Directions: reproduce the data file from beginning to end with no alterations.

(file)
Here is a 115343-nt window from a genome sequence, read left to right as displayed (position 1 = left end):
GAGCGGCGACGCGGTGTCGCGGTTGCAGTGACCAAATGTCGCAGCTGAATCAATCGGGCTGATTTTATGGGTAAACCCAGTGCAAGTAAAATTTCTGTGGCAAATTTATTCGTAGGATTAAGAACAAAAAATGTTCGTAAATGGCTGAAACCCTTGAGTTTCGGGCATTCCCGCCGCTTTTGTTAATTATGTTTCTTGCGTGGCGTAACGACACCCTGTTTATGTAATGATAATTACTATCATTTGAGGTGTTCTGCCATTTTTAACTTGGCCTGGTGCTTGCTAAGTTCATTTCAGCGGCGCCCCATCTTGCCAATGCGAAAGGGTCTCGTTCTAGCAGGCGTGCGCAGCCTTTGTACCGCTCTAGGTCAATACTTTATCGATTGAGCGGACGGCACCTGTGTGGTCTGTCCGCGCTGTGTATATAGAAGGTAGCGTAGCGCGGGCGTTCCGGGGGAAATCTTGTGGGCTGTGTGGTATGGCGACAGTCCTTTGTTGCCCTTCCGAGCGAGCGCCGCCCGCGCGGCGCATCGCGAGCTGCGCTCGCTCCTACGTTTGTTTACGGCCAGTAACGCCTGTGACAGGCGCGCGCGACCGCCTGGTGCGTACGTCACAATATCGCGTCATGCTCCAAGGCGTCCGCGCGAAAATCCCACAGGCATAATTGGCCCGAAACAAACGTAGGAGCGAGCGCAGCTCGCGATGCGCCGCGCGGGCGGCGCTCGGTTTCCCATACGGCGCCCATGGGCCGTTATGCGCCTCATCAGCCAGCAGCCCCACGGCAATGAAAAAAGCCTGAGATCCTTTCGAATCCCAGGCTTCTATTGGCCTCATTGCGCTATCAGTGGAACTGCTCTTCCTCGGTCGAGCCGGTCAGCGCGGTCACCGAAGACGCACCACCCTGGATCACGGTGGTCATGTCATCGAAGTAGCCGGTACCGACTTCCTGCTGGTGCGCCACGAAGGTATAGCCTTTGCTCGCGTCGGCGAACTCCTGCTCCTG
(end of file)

Here is a 115343-nt window from a genome sequence, read left to right as displayed (position 1 = left end):
GAGCGGCGACGCGGTGTCGCGGTTGCAGTGACCAAATGTCGCAGCTGAATCAATCGGGCTGATTTTATGGGTAAACCCAGTGCAAGTAAAATTTCTGTGGCAAATTTATTCGTAGGATTAAGAACAAAAAATGTTCGTAAATGGCTGAAACCCTTGAGTTTCGGGCATTCCCGCCGCTTTTGTTAATTATGTTTCTTGCGTGGCGTAACGACACCCTGTTTATGTAATGATAATTACTATCATTTGAGGTGTTCTGCCATTTTTAACTTGGCCTGGTGCTTGCTAAGTTCATTTCAGCGGCGCCCCATCTTGCCAATGCGAAAGGGTCTCGTTCTAGCAGGCGTGCGCAGCCTTTGTACCGCTCTAGGTCAATACTTTATCGATTGAGCGGACGGCACCTGTGTGGTCTGTCCGCGCTGTGTATATAGAAGGTAGCGTAGCGCGGGCGTTCCGGGGGAAATCTTGTGGGCTGTGTGGTATGGCGACAGTCCTTTGTTGCCCTTCCGAGCGAGCGCCGCCCGCGCGGCGCATCGCGAGCTGCGCTCGCTCCTACGTTTGTTTACGGCCAGTAACGCCTGTGACAGGCGCGCGCGACCGCCTGGTGCGTACGTCACAATATCGCGTCATGCTCCAAGGCGTCCGCGCGAAAATCCCACAGGCATAATTGGCCCGAAACAAACGTAGGAGCGAGCGCAGCTCGCGATGCGCCGCGCGGGCGGCGCTCGGTTTCCCATACGGCGCCCATGGGCCGTTATGCGCCTCATCAGCCAGCAGCCCCACGGCAATGAAAAAAGCCTGAGATCCTTTCGAATCCCAGGCTTCTATTGGCCTCATTGCGCTATCAGTGGAACTGCTCTTCCTCGGTCGAGCCGGTCAGCGCGGTCACCGAAGACGCACCACCCTGGATCACGGTGGTCATGTCATCGAAGTAGCCGGTACCGACTTCCTGCTGGTGCGCCACGAAGGTATAGCCTTTGCTCGCGTCGGCGAACTCCTGCTCCTG